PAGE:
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"This month, in a highly unusual proceeding," says the statement, "the University presented its case against Professor Protess to a closed session of the journalism faculty. Professor Protess was barred from the meeting, denying him an opportunity to confront the accusations. Then the university issued a press release making public the serious allegations against him, quickly adding that it would not comment any further.
"Tarnished and isolated, Protess has been the subject of news reports and leaks that further damaged his reputation. In response, he has asked for an independent investigation into the allegations against him as well as the conduct of all those involved."
Protess was stripped of his teaching duties by the Medill school of journalism, and he went on leave, during which time he's been trying to reestablish his Innocence Project outside the university. Says the statement, "We call on our colleagues, especially those covering the news media, to join in investigating what is happening at Northwestern University. We also ask university officials to present themselves in a public session to explain their actions, and to answer questions on why they have endangered one of the premier investigative reporting projects in the country."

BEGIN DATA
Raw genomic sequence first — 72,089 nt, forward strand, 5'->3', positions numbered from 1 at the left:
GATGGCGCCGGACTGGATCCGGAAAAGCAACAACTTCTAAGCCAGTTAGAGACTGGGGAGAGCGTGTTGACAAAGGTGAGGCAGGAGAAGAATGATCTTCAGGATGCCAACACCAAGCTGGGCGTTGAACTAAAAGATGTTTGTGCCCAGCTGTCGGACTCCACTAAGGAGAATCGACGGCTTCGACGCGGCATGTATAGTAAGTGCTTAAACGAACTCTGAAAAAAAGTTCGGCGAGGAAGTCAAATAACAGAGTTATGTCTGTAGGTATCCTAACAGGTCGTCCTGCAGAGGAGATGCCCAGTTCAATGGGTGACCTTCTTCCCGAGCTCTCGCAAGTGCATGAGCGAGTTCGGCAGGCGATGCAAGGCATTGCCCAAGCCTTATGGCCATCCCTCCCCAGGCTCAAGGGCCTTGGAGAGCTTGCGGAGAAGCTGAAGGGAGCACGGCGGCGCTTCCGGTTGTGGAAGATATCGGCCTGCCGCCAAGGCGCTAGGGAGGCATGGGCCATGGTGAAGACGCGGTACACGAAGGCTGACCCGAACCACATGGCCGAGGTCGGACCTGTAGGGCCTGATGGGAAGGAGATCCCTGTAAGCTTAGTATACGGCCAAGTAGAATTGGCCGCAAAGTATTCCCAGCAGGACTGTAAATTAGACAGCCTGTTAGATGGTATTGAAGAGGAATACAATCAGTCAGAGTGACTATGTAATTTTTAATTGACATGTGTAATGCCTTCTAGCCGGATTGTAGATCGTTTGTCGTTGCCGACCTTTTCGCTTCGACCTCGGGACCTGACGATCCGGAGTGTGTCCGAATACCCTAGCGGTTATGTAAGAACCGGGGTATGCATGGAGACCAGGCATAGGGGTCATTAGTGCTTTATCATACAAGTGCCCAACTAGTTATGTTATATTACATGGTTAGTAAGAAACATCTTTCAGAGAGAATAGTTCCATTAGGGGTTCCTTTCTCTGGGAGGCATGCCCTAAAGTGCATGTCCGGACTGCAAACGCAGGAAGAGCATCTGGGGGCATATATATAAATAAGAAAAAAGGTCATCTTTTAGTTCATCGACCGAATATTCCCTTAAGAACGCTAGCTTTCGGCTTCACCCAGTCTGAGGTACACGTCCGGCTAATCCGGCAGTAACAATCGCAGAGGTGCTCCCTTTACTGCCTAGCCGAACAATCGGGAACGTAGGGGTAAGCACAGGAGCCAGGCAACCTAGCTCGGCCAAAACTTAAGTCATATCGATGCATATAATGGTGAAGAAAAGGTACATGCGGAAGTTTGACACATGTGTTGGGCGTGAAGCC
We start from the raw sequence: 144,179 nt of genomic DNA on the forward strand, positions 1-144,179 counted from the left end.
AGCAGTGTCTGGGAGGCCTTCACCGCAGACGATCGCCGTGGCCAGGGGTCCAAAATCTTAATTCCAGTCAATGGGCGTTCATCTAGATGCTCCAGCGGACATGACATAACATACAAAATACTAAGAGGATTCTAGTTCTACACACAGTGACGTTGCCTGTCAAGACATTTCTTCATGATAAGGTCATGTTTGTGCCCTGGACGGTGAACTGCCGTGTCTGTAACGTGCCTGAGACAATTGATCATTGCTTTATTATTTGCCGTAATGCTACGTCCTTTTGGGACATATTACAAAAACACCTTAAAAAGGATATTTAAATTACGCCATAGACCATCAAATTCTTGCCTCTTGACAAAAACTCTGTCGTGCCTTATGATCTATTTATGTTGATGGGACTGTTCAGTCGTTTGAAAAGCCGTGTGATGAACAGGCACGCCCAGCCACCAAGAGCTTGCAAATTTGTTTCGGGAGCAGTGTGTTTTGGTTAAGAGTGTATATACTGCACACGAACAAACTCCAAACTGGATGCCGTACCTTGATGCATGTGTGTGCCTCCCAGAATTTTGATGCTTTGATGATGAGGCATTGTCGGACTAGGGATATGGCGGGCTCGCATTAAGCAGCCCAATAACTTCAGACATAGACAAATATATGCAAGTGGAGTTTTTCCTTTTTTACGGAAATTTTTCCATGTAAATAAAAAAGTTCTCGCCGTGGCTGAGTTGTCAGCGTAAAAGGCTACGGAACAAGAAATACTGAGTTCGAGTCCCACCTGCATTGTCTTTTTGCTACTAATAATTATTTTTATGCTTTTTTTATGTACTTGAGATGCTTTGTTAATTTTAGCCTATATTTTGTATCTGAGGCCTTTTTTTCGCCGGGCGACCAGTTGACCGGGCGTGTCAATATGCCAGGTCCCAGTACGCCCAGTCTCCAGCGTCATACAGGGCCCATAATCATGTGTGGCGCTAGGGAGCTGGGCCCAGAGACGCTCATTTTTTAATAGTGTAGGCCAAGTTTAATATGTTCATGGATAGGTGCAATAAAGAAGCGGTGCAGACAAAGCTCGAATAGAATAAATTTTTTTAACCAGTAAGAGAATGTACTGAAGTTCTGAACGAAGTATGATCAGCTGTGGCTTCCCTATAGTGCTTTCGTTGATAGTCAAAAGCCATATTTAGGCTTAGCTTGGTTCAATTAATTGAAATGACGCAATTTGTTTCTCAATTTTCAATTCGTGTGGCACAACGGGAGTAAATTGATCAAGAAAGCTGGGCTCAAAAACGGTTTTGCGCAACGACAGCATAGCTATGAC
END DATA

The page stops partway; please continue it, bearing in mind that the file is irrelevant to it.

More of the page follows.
There are many impressive names in the list of signatories. There is not, however, any name from Medill — which might suggest that the Medill faculty has its own view of Protess and his conduct that's more jaundiced than the view from afar.
In some cases that's true. However, the refusal of Dean John Lavine of Medill to invite Protess to appear before that "closed session" April 6, and the immediate appearance of a press release after it ended, caused a lot of Medill professors to feel abused and manipulated. One faculty member later told me, "I don’t know if you know this, but after John did his presentation the faculty voted in a two-part vote — both of which passed — to present David with the evidence against him, and to invite him to a subsequent faculty meeting so he could respond himself. There was a deep feeling on the part of the majority in the room that that there had been no fairness to the proceedings."
Why hasn't the faculty been more vocal?
Said the faculty member, "If you can take a totally tenured professor and annihilate him, what could they do to you with no tenure."
Protess's response to the statement: "I appreciate the support of so many distinguished investigative journalists and educators and share their call for an independent investigation. Hopefully, Northwestern officials will cooperate with the investigation that is sure to come."